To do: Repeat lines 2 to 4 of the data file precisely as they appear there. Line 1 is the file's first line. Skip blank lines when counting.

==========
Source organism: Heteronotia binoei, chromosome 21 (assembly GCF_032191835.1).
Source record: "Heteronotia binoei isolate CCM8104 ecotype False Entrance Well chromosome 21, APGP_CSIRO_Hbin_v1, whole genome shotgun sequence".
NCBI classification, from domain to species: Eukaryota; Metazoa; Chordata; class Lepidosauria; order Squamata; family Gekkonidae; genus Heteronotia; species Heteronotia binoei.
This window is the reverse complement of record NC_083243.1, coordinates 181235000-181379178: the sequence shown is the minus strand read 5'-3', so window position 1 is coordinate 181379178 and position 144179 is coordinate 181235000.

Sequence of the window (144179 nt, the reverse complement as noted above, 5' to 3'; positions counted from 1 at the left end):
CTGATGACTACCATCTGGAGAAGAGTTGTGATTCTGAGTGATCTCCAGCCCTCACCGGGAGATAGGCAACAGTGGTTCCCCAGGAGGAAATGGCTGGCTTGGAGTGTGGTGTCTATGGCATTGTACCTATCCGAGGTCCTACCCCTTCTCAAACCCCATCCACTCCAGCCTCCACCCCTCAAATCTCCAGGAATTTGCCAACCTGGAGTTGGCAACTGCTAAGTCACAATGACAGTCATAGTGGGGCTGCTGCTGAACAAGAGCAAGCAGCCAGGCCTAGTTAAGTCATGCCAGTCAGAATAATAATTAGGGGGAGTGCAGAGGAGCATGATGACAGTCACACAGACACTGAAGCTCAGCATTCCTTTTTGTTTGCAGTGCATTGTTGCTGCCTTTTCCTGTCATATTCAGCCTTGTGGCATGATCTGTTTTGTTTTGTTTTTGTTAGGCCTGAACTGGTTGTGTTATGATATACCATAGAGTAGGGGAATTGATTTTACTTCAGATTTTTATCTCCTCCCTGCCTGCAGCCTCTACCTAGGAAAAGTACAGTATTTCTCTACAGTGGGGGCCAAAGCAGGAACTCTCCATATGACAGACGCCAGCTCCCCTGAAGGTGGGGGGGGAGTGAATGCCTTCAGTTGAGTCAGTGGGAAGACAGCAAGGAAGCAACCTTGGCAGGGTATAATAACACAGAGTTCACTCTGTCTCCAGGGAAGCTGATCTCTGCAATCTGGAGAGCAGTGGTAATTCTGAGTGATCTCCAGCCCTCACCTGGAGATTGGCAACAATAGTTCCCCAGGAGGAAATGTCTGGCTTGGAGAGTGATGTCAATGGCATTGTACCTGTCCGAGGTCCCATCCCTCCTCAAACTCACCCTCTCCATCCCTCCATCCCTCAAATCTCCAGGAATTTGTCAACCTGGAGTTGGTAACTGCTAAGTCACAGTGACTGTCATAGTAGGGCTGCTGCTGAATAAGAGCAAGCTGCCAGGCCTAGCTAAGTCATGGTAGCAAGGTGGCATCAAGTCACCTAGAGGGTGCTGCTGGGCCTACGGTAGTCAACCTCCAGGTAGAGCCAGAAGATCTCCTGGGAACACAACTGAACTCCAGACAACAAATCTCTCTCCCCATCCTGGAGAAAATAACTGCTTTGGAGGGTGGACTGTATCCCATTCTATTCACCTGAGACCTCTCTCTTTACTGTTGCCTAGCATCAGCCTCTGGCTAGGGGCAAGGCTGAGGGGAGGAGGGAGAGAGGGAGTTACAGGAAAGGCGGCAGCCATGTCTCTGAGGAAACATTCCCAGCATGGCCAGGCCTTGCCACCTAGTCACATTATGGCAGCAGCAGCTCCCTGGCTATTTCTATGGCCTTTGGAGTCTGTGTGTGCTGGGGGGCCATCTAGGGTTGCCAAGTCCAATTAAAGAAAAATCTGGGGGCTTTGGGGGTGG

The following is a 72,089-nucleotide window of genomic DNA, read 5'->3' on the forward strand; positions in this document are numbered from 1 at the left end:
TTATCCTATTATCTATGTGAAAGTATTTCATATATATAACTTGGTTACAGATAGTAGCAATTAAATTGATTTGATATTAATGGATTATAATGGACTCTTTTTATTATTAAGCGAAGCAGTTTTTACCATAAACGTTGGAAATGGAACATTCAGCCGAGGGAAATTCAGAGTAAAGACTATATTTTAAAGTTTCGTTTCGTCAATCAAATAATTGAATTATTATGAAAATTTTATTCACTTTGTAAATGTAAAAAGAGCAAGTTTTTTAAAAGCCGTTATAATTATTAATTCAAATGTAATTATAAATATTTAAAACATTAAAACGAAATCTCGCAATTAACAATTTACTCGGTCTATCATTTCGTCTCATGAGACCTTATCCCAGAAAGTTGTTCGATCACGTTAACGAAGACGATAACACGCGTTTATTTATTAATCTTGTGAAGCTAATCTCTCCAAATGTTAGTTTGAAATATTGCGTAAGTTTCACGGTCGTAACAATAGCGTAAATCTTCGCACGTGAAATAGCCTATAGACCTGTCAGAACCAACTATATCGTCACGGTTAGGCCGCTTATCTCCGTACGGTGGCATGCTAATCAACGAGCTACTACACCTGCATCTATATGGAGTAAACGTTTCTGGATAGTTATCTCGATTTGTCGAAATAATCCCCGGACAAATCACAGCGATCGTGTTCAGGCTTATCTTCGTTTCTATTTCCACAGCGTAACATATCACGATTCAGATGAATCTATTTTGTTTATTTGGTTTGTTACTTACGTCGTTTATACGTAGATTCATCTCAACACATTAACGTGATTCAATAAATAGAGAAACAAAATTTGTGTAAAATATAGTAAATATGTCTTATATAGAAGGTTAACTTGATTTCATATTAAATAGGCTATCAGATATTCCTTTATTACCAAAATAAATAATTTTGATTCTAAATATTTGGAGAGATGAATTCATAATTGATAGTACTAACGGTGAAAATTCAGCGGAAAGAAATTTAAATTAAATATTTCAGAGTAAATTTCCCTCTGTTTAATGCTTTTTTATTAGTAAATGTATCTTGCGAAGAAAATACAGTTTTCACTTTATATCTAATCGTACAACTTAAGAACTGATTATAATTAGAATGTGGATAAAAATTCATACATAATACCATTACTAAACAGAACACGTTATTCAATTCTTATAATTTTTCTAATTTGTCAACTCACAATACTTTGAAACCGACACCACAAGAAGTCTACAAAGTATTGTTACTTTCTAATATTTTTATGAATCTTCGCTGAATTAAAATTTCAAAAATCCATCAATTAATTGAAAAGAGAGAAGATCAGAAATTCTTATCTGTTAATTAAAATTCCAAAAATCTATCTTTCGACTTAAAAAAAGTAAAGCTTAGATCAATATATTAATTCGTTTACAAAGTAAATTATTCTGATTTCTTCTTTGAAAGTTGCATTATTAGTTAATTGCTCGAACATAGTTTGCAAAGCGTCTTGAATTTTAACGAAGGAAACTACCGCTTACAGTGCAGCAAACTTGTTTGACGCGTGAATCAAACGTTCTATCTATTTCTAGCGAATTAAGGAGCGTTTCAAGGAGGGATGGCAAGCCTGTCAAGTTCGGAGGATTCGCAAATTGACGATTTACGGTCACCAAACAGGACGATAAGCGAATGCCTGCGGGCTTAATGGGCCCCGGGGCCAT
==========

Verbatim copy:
Source record: "Heteronotia binoei isolate CCM8104 ecotype False Entrance Well chromosome 21, APGP_CSIRO_Hbin_v1, whole genome shotgun sequence".
NCBI classification, from domain to species: Eukaryota; Metazoa; Chordata; class Lepidosauria; order Squamata; family Gekkonidae; genus Heteronotia; species Heteronotia binoei.
This window is the reverse complement of record NC_083243.1, coordinates 181235000-181379178: the sequence shown is the minus strand read 5'-3', so window position 1 is coordinate 181379178 and position 144179 is coordinate 181235000.